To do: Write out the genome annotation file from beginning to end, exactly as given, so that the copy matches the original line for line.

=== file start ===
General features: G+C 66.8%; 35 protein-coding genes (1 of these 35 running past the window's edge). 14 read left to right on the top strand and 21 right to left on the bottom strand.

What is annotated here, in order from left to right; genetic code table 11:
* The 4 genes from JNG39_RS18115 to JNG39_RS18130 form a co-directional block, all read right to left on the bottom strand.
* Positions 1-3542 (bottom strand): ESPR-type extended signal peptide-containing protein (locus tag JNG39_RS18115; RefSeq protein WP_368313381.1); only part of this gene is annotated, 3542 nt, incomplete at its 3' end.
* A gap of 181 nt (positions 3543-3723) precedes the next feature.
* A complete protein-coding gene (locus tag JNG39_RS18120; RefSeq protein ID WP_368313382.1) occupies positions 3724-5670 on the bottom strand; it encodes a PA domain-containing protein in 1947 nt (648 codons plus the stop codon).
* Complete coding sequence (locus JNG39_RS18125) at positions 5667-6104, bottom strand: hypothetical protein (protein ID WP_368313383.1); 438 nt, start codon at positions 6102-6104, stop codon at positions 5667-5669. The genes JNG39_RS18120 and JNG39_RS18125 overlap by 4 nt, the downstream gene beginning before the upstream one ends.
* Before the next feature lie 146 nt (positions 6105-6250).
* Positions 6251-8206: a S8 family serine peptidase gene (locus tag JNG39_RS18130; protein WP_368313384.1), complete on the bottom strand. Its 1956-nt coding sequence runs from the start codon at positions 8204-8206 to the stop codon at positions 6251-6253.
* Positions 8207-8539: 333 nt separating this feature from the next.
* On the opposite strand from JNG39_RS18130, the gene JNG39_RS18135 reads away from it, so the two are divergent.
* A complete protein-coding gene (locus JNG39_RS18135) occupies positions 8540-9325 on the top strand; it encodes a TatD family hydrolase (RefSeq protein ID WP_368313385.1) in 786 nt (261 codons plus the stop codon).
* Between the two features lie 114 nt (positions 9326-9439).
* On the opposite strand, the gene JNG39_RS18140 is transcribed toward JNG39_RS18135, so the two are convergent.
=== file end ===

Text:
General features: G+C 66.8%; 35 protein-coding genes (1 of these 35 running past the window's edge). 14 read left to right on the top strand and 21 right to left on the bottom strand.

What is annotated here, in order from left to right; genetic code table 11:
* The 4 genes from JNG39_RS18115 to JNG39_RS18130 form a co-directional block, all read right to left on the bottom strand.
* Positions 1-3542 (bottom strand): ESPR-type extended signal peptide-containing protein (locus tag JNG39_RS18115; RefSeq protein WP_368313381.1); only part of this gene is annotated, 3542 nt, incomplete at its 3' end.
* A gap of 181 nt (positions 3543-3723) precedes the next feature.
* A complete protein-coding gene (locus tag JNG39_RS18120; RefSeq protein ID WP_368313382.1) occupies positions 3724-5670 on the bottom strand; it encodes a PA domain-containing protein in 1947 nt (648 codons plus the stop codon).
* Complete coding sequence (locus JNG39_RS18125) at positions 5667-6104, bottom strand: hypothetical protein (protein ID WP_368313383.1); 438 nt, start codon at positions 6102-6104, stop codon at positions 5667-5669. The genes JNG39_RS18120 and JNG39_RS18125 overlap by 4 nt, the downstream gene beginning before the upstream one ends.
* Before the next feature lie 146 nt (positions 6105-6250).
* Positions 6251-8206: a S8 family serine peptidase gene (locus tag JNG39_RS18130; protein WP_368313384.1), complete on the bottom strand. Its 1956-nt coding sequence runs from the start codon at positions 8204-8206 to the stop codon at positions 6251-6253.
* Positions 8207-8539: 333 nt separating this feature from the next.
* On the opposite strand from JNG39_RS18130, the gene JNG39_RS18135 reads away from it, so the two are divergent.
* A complete protein-coding gene (locus JNG39_RS18135) occupies positions 8540-9325 on the top strand; it encodes a TatD family hydrolase (RefSeq protein ID WP_368313385.1) in 786 nt (261 codons plus the stop codon).
* Between the two features lie 114 nt (positions 9326-9439).
* On the opposite strand, the gene JNG39_RS18140 is transcribed toward JNG39_RS18135, so the two are convergent.